She lost her original office, a part of her life. But she was able to rebuild it. After six years, she decided to close shop, and reopen it here, at the opposite coast of this country we borrowed and called home, her more than me, now facing a different tune, marching to the beat of a different drum, perhaps. But it doesn’t matter. What’s important here is, she’s still here. That’s what we always tell her. But sometimes, I’m not sure if she hears me. Or us.

Juana laughed out loud and faced me. She was holding a framed photo of her younger brother. I walked near her. “Good thing Jonas was still Filipino in mind and spirit. Filipino time! His tardiness saved him!” She playfully punched my arm. “Ikaw! You’re not Pinoy. You’re always on time. Appeared in my life on time, when I wanted somebody… Di ba, non-Pinoy? Mwah!” She grabbed my hand and kissed it.

I smiled at her, didn’t know how to react to that.

She laughed again, this time louder, as she played with the TV’s remote control. “Ha-ha! At least I wouldn’t hear that awful socks joke anymore, remember? Or maybe you’re still young to remember what I remember of our country. When I was in school back in Manila, my barkada and I just loved listening to ‘80s music. Cyndi Lauper was one of our favorites back then, and ‘Girls Just Wanna Have Fun’ was our favorite song. And they would say ‘Knock Knock.’ And I would say ‘Who’s there?’ and they would say ‘Juana’s socks.’ And I would say ‘Juana’s socks who?’ and they would sing ‘They just wanna, they just wanna-ha-have fun. Medyas ni Juana, medyas ni Juana-ha-have fun. Crazy! Ha-ha-ha! I never got over how funny that joke is!”

Well, I can see she herself never lost her Filipino-ness. In spite of serious circumstances, she manages to laugh.

Medyas ni Juana. Yes, that is funny.

“At least I won’t hear that anymore. And, everything else, anymore… for that matter…”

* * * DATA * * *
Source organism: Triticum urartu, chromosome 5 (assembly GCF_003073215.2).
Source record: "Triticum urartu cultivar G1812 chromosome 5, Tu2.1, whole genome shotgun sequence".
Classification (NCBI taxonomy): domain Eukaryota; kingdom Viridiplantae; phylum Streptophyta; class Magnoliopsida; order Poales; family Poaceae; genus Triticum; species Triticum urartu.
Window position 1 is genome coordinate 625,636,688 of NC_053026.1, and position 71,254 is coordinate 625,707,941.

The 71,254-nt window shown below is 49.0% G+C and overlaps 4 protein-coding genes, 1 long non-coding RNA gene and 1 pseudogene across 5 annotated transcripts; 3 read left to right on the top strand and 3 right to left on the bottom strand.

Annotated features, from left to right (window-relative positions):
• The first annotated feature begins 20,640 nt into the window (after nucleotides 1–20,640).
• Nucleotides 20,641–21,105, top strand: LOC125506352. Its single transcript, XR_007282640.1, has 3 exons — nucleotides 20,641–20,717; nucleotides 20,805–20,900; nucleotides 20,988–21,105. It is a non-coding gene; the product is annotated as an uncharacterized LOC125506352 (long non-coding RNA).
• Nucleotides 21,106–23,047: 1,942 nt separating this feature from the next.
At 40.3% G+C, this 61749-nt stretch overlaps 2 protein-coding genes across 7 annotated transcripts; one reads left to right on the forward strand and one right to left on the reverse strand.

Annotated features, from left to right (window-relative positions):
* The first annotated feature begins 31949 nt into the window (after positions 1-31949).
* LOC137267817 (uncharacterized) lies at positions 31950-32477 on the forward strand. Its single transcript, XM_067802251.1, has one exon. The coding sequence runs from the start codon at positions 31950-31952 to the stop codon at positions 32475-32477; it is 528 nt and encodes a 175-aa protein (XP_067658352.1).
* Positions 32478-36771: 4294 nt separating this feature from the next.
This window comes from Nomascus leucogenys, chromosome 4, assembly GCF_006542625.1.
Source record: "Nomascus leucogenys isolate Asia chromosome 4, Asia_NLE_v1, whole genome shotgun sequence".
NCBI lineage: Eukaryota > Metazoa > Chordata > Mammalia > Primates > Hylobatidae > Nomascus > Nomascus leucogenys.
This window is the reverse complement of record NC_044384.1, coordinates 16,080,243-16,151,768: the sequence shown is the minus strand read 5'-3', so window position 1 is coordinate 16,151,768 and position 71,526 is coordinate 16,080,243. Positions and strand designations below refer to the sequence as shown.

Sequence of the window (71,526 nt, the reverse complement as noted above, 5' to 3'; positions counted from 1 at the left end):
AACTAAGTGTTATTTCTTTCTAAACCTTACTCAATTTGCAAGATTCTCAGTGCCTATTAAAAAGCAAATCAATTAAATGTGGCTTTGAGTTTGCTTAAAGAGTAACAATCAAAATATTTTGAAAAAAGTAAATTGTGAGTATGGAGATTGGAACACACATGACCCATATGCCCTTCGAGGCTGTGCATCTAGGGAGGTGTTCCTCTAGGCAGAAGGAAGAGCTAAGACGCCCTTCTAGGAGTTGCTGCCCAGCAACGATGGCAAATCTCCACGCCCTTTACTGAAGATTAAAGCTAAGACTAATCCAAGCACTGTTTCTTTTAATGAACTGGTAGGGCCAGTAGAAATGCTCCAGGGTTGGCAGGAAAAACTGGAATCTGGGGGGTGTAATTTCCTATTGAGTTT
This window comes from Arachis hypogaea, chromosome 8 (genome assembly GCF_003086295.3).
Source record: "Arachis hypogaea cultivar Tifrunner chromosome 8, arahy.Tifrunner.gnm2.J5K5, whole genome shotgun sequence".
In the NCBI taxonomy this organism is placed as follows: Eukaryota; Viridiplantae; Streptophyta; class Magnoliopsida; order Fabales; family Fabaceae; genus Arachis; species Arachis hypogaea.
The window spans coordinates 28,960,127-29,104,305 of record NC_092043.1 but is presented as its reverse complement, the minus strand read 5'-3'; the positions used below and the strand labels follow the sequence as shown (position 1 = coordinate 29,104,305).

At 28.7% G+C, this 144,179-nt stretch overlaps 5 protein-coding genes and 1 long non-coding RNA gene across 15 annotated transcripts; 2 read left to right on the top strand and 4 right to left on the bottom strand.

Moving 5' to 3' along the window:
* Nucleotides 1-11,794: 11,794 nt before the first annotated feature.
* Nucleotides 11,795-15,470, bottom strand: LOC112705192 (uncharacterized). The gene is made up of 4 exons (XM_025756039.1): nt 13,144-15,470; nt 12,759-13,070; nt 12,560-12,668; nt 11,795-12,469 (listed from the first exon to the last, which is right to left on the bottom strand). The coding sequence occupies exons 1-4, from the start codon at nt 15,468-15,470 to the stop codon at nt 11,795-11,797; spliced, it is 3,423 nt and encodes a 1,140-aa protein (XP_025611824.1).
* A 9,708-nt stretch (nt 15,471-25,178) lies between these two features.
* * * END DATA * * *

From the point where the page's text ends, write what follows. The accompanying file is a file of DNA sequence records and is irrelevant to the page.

Silence. Just how do you answer that?

Maybe one just doesn’t.

I sat beside her and put my arms around her. If she saw me as a lifesaver, someone who appeared on time, that was her for me, too. At a time when I needed to forget where I came from and who I were—or what happened to me back home—she was there, ready to listen, to counsel as a feminist, to support as a friend, and to love as a partner. Funny how I never got counseling back in Manila after I was raped. Perhaps I needed some kind of foreign detachment as I narrated my ordeal to a stranger. I wanted the stranger to be far removed from who I am, but not too far, just enough closeness to understand me as well. Juana’s feminist counseling groupmates were such a big help. They were Filipinas, females, and lesbians, so they understood, but they were from here, not there, Americanized, hence a bit distanced. Fil-Am. It was the foreign detachment I was looking for. It worked. Worked well. Eighteen months since it happened. I’m okay. Really, I’m okay.

I just wish I could offer the same level of comfort to her, now. After eighteen months, I feel hopeless, again. I hate that feeling.

She looked at me, and I noticed her eyes welled up, but she was struggling very hard, struggling not to let her tears fall. “It’s too early to party. Can we just snuggle up here for a while?”

I smiled at her. “Sure. Whatever you want.”

For a while, we sat there in front of the TV -- she looked at the images, I tuned them out. But I can’t tune out the sounds. Another tribute, a series of updates, recollections, retellings. I looked at her and saw how intent she was in absorbing the images. I sighed.

And now, I know how blue sounds like, too.



*** end ***


No comments :

Post a Comment